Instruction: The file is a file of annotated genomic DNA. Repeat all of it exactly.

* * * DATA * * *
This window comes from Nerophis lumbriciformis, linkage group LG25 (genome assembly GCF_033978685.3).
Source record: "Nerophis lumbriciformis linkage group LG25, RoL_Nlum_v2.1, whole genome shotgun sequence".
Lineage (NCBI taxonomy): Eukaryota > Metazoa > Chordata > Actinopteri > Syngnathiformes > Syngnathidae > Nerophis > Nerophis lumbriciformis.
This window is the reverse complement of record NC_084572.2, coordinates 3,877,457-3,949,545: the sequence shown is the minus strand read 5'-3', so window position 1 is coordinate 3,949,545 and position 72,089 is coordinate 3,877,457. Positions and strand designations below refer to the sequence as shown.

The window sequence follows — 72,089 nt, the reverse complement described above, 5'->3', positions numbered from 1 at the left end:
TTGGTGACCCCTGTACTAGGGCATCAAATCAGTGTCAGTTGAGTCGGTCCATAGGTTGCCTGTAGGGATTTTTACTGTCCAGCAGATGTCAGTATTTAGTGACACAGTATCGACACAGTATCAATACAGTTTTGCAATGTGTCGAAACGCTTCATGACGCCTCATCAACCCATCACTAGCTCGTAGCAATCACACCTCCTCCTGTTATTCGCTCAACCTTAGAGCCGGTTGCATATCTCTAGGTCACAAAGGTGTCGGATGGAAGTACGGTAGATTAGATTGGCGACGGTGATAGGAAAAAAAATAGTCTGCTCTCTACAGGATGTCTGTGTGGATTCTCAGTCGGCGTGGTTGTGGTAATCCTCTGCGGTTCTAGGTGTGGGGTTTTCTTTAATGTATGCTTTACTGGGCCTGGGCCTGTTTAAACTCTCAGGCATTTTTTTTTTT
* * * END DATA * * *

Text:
This window comes from Nerophis lumbriciformis, linkage group LG25 (genome assembly GCF_033978685.3).
Source record: "Nerophis lumbriciformis linkage group LG25, RoL_Nlum_v2.1, whole genome shotgun sequence".
Lineage (NCBI taxonomy): Eukaryota > Metazoa > Chordata > Actinopteri > Syngnathiformes > Syngnathidae > Nerophis > Nerophis lumbriciformis.
This window is the reverse complement of record NC_084572.2, coordinates 3,877,457-3,949,545: the sequence shown is the minus strand read 5'-3', so window position 1 is coordinate 3,949,545 and position 72,089 is coordinate 3,877,457. Positions and strand designations below refer to the sequence as shown.

The window sequence follows — 72,089 nt, the reverse complement described above, 5'->3', positions numbered from 1 at the left end:
TTGGTGACCCCTGTACTAGGGCATCAAATCAGTGTCAGTTGAGTCGGTCCATAGGTTGCCTGTAGGGATTTTTACTGTCCAGCAGATGTCAGTATTTAGTGACACAGTATCGACACAGTATCAATACAGTTTTGCAATGTGTCGAAACGCTTCATGACGCCTCATCAACCCATCACTAGCTCGTAGCAATCACACCTCCTCCTGTTATTCGCTCAACCTTAGAGCCGGTTGCATATCTCTAGGTCACAAAGGTGTCGGATGGAAGTACGGTAGATTAGATTGGCGACGGTGATAGGAAAAAAAATAGTCTGCTCTCTACAGGATGTCTGTGTGGATTCTCAGTCGGCGTGGTTGTGGTAATCCTCTGCGGTTCTAGGTGTGGGGTTTTCTTTAATGTATGCTTTACTGGGCCTGGGCCTGTTTAAACTCTCAGGCATTTTTTTTTTT